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WVU football: Longhorns opened up offense to keep up with rest of Big 12

MORGANTOWN, W.Va. -- A season ago, Texas was one of only 10 teams among the 120 in the Football Bowl Subdivision that gained 2,500 yards rushing and averaged more than 200 yards and 45 carries per game.

That was what the Longhorns could do with a messy quarterback situation and yet unproven receivers and it worked only well enough to go 8-5 with one win coming in the bowl game against Cal and just four in Big 12 play.

Texas, which was coming off a 5-7 season, the first losing season at the school since 1997, finished No. 54 in total offense and No. 55 in scoring offense. The team would return its top two rushers for this season and wouldn't settle its quarterback situation until the week before the season-opener, but Coach Mack Brown thought it was time for a change.

"You can run the ball for four yards a play and win the game," Brown said.

So Texas set a goal to open up the offense or face the consequences.

"We need to have better offensive play, therefore our quarterback needs to play better and the one thing we need to do better is score more points," Brown said a few days after picking sophomore David Ash to lead the offense in 2012. "This is a points-driven league and if you start looking at the number of points we've scored, we've been averaging in the upper 20s a game.

"That's not enough. The year we won the national championship (2005) we averaged 51 points per game. We averaged 40-plus points for a long time. We need to get back to those numbers."

A running game is fine, but a passing game scores and wins in the Big 12. No. 8 West Virginia (4-0, 1-0 Big 12) won't have the only capable offense on the field at Texas Memorial Stadium Saturday night. The Longhorns (4-0, 1-0) enter the 7 p.m. Fox game ranked No. 23 in total offense, No. 9 in scoring offense and a week removed from answering Oklahoma State scores with scores of their own in a 41-36 victory on the road.

"Ash is playing at a very high level and doing a great job taking care of the football," WVU Coach Dana Holgorsen said. "They have backs that will scare you.  They're big and fast and take care of the ball as well. They have a couple kids outside that can flat-out run. They've got good, talented tight ends.

"Their offense, from a schematic standpoint, they're going to play conventional football, which is going to keep us off the field. It won't be a game like last week where we both took 90 snaps. There's a philosophical difference where they want to slow us down on offense."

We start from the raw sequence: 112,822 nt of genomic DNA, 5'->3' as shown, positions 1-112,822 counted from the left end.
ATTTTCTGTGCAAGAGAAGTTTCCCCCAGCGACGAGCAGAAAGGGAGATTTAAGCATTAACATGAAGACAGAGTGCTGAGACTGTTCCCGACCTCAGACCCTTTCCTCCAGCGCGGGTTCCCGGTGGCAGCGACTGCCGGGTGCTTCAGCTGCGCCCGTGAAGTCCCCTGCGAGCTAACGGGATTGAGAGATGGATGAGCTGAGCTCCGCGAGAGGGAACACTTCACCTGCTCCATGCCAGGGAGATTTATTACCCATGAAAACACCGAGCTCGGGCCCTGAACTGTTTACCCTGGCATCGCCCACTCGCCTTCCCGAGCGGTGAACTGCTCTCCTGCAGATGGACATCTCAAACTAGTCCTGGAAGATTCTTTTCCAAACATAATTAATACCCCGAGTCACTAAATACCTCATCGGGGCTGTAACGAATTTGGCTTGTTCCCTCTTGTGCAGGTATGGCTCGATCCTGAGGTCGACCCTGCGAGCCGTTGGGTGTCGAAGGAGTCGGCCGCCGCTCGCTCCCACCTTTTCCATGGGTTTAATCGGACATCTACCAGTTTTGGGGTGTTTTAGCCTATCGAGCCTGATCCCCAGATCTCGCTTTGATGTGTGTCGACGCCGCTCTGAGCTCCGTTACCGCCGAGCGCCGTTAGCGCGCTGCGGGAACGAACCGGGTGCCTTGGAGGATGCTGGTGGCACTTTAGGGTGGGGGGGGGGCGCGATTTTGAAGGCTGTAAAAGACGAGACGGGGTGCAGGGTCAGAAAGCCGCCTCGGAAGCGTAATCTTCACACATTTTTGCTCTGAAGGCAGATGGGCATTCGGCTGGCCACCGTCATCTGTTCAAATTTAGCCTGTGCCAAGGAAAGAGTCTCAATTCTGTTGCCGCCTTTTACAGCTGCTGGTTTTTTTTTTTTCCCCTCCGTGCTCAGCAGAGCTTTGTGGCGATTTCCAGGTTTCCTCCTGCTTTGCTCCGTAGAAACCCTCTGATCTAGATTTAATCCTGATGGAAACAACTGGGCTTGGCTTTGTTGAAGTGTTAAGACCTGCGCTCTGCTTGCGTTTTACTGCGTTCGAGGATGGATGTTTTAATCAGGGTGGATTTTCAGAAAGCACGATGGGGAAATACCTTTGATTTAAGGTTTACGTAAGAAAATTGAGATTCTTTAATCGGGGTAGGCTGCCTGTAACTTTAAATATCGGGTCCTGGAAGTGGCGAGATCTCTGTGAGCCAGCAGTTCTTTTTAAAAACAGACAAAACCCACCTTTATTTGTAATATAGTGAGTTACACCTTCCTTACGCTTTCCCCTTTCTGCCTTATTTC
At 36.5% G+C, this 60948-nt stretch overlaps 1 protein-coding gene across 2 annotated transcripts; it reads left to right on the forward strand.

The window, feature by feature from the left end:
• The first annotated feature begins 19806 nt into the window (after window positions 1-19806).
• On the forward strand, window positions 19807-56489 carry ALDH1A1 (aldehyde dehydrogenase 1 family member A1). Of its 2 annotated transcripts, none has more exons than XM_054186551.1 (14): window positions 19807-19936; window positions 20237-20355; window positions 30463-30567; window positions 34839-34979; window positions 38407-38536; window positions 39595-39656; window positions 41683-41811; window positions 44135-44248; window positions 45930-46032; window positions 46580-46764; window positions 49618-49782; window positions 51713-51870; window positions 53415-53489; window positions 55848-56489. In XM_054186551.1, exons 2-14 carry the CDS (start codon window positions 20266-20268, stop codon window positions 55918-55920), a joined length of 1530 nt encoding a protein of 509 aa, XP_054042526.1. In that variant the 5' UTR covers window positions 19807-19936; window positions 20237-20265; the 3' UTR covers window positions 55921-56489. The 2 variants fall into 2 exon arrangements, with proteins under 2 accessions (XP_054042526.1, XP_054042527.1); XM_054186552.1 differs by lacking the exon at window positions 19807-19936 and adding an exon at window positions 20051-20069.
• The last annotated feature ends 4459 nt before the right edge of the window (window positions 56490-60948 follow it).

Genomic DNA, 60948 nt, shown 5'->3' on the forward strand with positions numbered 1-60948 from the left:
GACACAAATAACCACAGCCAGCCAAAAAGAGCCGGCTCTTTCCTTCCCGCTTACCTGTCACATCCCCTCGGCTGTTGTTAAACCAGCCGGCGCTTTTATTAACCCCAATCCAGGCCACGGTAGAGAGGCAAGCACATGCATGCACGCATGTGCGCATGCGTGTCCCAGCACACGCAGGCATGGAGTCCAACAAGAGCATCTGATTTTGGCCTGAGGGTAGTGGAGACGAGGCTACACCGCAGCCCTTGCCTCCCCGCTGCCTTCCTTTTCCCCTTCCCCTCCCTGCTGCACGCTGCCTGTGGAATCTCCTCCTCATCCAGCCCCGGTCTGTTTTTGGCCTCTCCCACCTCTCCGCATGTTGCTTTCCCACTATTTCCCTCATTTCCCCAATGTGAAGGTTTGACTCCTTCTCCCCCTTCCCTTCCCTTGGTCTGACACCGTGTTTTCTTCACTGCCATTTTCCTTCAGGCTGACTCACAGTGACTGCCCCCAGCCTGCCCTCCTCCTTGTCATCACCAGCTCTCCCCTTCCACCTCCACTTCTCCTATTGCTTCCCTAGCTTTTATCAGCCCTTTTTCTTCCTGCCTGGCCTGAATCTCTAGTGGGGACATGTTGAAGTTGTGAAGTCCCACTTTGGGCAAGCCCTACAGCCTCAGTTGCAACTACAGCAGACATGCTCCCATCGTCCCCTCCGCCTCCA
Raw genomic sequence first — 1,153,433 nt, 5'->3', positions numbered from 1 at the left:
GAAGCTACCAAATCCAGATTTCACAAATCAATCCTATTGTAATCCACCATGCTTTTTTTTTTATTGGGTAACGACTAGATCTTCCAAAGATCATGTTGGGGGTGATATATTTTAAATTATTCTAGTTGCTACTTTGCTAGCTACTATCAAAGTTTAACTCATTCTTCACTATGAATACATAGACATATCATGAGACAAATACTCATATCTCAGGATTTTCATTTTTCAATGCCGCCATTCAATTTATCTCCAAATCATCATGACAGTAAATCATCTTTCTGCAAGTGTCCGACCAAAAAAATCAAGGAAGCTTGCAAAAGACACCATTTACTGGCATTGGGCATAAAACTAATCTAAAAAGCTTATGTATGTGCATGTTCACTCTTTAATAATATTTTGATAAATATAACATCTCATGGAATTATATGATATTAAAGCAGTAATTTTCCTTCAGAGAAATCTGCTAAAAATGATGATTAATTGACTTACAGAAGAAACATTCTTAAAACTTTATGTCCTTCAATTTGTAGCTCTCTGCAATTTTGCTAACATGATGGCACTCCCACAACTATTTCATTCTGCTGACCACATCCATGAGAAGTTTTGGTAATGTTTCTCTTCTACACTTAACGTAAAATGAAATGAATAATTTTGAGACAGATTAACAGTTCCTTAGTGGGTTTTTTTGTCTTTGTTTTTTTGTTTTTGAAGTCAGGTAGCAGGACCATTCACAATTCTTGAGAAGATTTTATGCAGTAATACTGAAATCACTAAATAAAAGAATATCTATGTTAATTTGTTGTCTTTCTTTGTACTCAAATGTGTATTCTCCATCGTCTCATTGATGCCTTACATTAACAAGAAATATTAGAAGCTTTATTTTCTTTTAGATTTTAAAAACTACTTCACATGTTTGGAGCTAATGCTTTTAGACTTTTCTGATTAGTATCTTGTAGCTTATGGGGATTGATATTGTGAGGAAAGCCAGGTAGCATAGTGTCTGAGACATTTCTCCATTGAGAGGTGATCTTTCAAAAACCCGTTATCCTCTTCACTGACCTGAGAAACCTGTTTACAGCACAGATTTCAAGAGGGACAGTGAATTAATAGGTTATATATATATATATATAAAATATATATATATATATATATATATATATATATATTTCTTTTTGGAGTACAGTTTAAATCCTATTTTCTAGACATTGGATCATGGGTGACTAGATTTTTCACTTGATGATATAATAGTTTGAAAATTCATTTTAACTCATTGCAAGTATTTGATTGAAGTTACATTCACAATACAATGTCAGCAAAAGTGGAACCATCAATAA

Texas is No. 40 in passing offense, with 267.75 yards per game, but Ash is second only to WVU's Geno Smith in passer efficiency. He's completed 79 percent of his passes for 1,008 yards, 10 touchdowns and one interception. The Longhorns are running it a little bit less this season, but average 26 more yards per game and better than a yard more per carry.  

It's working, too. Texas charts "explosive" plays and defines them as a gain of 12 or more yards rushing or 16 or more yards receiving. The offense has 16 of each so far.

There are 16 combined rushing or passing plays of between 20 and 69 yards and six have been touchdowns.

"We've really tried to stay with the plan and be balanced," Brown said. "When we run the ball well, it brings more linebackers up for play-action passes and gives us a chance to get the ball deep. We're doing a better job now because we're older at quarterback and more mature and confident. We're older and healthier at receiver right now and that helps us block down the field better, too. "

The Mountaineers rank No. 106 in total defense (474 yards per game) and No. 94 in scoring defense (32.5 points per game), though that's inflated greatly by Saturday's game against Baylor. WVU set program records with 69 points and 700 yards allowed.

"We probably match up a little better with them," Holgorsen said of the Longhorns.

Still, much of the damage done to WVU's defense has been through the air and the Mountaineers rank No. 118 in pass defense (352.75 yards per game). The defense has allowed 23 plays of 20 yards or more. The top 15 are pass plays and five of those have been touchdowns. Eight of the 20-yard pass plays and three of the touchdowns happened Saturday.

"They do put the ball in the air, probably not as much as what we just saw, but they can do it," Holgorsen said. "When they do, we've got to do a better job making plays on the ball. Obviously, we didn't do a good enough job of that against Baylor."

Contact sportswriter Mike Casazza at or 304-319-1142. His blog is at


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